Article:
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Centers for Disease Control’s (CDC) Conditional Sailing Order — guidelines for the resumption of cruising that were issued in October — have not led to an increased interest in cruising. In a survey of nearly 300 travel advisors, part of TravelAge West’s Need to Know research series, 89% of respondents say it did not help bookings, and 83% report that the announcement led to no increase in inquiries.
In addition, the vast majority of advisors (88%), expect land vacations to bounce back faster than cruise travel. But this is not to say that they are entirely pessimistic about the future of cruising. Most advisors (37%) think cruising will return to 2019 levels by the end of this year, with the next largest group (28%) looking to the first half of 2022.
“In our experience, after Thanksgiving — when families either got together or got together on Zoom — we started seeing a big increase in interest,” said Danny Genung, CEO of Harr Travel in Redlands, Calif. “Most of it is for 2022, but there a lot of people who are dreaming of cruising and who are ready to book, and pay, now. My advice is to look beyond your current client base. We’ve already well surpassed our 2019 cruise business already, just by focusing on expanding our reach to new customers.”
More than two-thirds of advisors (67%) say cruise lines are doing a good job sharing information about the pandemic-related changes they are making. But most advisors are also doing extra research on their own. Nearly three-fourths (73%) have taken advantage of educational resources, such as webinars, related to CDC guidelines or individual cruise line protocols.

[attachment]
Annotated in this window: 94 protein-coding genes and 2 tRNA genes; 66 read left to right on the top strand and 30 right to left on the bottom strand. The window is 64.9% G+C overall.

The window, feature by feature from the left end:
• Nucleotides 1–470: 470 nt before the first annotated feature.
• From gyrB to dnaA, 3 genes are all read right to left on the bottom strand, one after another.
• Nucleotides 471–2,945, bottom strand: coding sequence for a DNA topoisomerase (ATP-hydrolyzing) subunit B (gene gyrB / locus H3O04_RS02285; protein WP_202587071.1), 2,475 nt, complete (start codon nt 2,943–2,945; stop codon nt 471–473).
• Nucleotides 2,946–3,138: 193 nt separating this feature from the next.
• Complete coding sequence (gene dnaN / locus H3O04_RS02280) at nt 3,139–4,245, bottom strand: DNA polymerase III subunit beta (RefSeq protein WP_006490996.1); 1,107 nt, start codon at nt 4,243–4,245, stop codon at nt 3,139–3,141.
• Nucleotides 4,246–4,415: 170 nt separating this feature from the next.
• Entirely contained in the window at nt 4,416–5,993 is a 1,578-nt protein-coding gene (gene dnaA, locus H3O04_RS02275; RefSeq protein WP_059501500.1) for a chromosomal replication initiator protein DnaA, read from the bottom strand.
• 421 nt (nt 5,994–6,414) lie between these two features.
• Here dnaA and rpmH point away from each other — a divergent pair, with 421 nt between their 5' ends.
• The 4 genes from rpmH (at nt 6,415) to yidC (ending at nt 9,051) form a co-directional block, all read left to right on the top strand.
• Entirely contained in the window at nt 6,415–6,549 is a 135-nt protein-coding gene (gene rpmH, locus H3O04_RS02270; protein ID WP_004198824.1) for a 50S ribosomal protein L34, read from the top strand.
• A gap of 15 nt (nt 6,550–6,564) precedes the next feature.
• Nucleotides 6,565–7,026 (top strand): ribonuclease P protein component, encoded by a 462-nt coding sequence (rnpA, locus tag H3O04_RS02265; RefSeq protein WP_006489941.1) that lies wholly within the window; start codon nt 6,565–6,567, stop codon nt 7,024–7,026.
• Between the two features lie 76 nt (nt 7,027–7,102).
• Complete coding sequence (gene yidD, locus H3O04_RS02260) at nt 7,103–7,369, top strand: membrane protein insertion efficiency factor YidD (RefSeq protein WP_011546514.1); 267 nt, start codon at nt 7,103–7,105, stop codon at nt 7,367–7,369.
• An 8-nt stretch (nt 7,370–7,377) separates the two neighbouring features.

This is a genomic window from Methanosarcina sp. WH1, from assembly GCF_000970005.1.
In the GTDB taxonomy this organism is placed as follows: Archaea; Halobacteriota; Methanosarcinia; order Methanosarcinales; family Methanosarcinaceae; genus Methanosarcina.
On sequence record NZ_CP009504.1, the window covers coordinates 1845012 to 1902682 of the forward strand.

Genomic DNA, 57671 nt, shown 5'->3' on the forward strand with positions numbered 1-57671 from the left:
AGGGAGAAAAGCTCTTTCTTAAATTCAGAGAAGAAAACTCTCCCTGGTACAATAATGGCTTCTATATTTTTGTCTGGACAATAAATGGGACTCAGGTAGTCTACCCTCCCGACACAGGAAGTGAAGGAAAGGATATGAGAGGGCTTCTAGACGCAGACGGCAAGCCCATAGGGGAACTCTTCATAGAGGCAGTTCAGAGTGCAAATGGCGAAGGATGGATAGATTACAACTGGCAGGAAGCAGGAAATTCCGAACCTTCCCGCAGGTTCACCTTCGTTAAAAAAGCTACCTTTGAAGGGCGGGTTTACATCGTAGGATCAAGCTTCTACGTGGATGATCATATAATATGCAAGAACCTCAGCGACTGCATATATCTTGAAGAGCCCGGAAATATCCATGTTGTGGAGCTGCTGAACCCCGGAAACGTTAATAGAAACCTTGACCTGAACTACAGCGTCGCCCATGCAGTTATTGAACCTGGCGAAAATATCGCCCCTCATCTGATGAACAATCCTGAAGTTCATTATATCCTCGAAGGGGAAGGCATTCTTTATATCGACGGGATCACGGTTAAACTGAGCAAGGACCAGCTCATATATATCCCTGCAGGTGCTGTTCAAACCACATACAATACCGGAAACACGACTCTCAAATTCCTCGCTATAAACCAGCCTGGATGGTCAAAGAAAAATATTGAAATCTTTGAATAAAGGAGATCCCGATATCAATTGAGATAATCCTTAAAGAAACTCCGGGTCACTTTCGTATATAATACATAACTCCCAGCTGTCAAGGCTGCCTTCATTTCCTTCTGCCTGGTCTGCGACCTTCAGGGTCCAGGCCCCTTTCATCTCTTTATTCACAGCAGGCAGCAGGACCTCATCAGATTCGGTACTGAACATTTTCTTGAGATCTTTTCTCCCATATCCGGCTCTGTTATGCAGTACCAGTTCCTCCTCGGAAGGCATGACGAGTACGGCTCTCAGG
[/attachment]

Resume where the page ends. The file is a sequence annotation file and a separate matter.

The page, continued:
“If you’re actively selling cruises, you simply need to know what these protocols mean exactly,” Genung said. “And we’ve found that potential customers actually are very interested in the guidelines and protocols. They want to know why these changes are being made and what it all means. This has even been a good way to start a conversation with clients — there are a lot of cruise fans out there and they are interested in this information.”
If you’re actively selling cruises, you simply need to know what these protocols mean exactly.
Advisors feel the top factor in restarting cruise travel will be a widely distributed vaccine (67%); followed by seeing cruise changes succeed in lowering COVID-19 cases on ships (17%); experiencing cruise changes first-hand (9%); and less-restrictive cancellation/rebooking policies (7%).
Until some of these conditions are reached, advisors seem to be waiting to promote cruising to clients. Nearly two-thirds (65%) do not have any marketing plans related to the restart of cruising.
“I understand that there are probably a lot of advisors who don’t want to actively promote cruising for the first three to six months once it starts up so they can wait and see how it all goes,” Genung said. “But if advisors are simply not planning on selling cruises at all, they are turning their backs on a huge market. People are interested and want to make plans. If you’re not marketing to them, you’re missing the boat — literally and figuratively.”
“Need to Know” is a research series from TravelAge West that tracks the responses of advisors as they relate to various travel trends and topics. This survey recorded the responses of 298 advisors across the U.S. Click here to see more Need to Know stories.